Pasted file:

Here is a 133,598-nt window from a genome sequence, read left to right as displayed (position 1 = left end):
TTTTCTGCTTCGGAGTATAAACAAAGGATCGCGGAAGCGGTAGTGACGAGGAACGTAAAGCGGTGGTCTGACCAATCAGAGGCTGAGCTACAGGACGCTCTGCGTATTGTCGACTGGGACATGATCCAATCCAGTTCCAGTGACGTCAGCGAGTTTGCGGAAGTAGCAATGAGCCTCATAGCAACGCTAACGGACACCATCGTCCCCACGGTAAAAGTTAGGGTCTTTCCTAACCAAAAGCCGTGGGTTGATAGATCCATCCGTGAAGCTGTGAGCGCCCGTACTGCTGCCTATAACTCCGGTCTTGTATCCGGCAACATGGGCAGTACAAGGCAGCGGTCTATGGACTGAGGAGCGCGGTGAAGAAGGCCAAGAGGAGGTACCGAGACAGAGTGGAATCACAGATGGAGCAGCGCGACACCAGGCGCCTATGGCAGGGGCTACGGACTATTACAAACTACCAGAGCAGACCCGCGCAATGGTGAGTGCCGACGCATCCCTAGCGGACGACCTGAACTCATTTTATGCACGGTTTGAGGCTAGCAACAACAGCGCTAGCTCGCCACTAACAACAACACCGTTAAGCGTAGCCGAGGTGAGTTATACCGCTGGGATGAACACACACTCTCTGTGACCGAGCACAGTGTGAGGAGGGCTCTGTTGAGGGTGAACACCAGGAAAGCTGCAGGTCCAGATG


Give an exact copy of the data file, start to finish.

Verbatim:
Here is a 133,598-nt window from a genome sequence, read left to right as displayed (position 1 = left end):
TTTTCTGCTTCGGAGTATAAACAAAGGATCGCGGAAGCGGTAGTGACGAGGAACGTAAAGCGGTGGTCTGACCAATCAGAGGCTGAGCTACAGGACGCTCTGCGTATTGTCGACTGGGACATGATCCAATCCAGTTCCAGTGACGTCAGCGAGTTTGCGGAAGTAGCAATGAGCCTCATAGCAACGCTAACGGACACCATCGTCCCCACGGTAAAAGTTAGGGTCTTTCCTAACCAAAAGCCGTGGGTTGATAGATCCATCCGTGAAGCTGTGAGCGCCCGTACTGCTGCCTATAACTCCGGTCTTGTATCCGGCAACATGGGCAGTACAAGGCAGCGGTCTATGGACTGAGGAGCGCGGTGAAGAAGGCCAAGAGGAGGTACCGAGACAGAGTGGAATCACAGATGGAGCAGCGCGACACCAGGCGCCTATGGCAGGGGCTACGGACTATTACAAACTACCAGAGCAGACCCGCGCAATGGTGAGTGCCGACGCATCCCTAGCGGACGACCTGAACTCATTTTATGCACGGTTTGAGGCTAGCAACAACAGCGCTAGCTCGCCACTAACAACAACACCGTTAAGCGTAGCCGAGGTGAGTTATACCGCTGGGATGAACACACACTCTCTGTGACCGAGCACAGTGTGAGGAGGGCTCTGTTGAGGGTGAACACCAGGAAAGCTGCAGGTCCAGATG